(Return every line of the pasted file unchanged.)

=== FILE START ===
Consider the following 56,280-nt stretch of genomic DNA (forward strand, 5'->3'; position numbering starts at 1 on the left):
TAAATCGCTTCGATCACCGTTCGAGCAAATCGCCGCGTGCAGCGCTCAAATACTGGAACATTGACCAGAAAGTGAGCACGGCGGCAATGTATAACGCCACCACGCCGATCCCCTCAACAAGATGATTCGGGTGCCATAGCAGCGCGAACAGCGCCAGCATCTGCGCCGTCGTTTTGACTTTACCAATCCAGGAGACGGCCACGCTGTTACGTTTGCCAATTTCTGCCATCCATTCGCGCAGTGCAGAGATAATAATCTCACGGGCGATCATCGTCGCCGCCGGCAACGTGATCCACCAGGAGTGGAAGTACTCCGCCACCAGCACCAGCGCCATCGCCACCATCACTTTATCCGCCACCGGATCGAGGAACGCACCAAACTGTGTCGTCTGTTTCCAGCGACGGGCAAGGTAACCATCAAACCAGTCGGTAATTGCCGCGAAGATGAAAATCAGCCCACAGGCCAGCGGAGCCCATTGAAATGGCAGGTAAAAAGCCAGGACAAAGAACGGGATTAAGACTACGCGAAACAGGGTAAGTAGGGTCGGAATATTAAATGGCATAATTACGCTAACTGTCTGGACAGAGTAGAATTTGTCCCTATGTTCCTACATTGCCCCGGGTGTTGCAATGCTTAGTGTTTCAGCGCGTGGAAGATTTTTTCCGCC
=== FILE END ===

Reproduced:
Consider the following 56,280-nt stretch of genomic DNA (forward strand, 5'->3'; position numbering starts at 1 on the left):
TAAATCGCTTCGATCACCGTTCGAGCAAATCGCCGCGTGCAGCGCTCAAATACTGGAACATTGACCAGAAAGTGAGCACGGCGGCAATGTATAACGCCACCACGCCGATCCCCTCAACAAGATGATTCGGGTGCCATAGCAGCGCGAACAGCGCCAGCATCTGCGCCGTCGTTTTGACTTTACCAATCCAGGAGACGGCCACGCTGTTACGTTTGCCAATTTCTGCCATCCATTCGCGCAGTGCAGAGATAATAATCTCACGGGCGATCATCGTCGCCGCCGGCAACGTGATCCACCAGGAGTGGAAGTACTCCGCCACCAGCACCAGCGCCATCGCCACCATCACTTTATCCGCCACCGGATCGAGGAACGCACCAAACTGTGTCGTCTGTTTCCAGCGACGGGCAAGGTAACCATCAAACCAGTCGGTAATTGCCGCGAAGATGAAAATCAGCCCACAGGCCAGCGGAGCCCATTGAAATGGCAGGTAAAAAGCCAGGACAAAGAACGGGATTAAGACTACGCGAAACAGGGTAAGTAGGGTCGGAATATTAAATGGCATAATTACGCTAACTGTCTGGACAGAGTAGAATTTGTCCCTATGTTCCTACATTGCCCCGGGTGTTGCAATGCTTAGTGTTTCAGCGCGTGGAAGATTTTTTCCGCC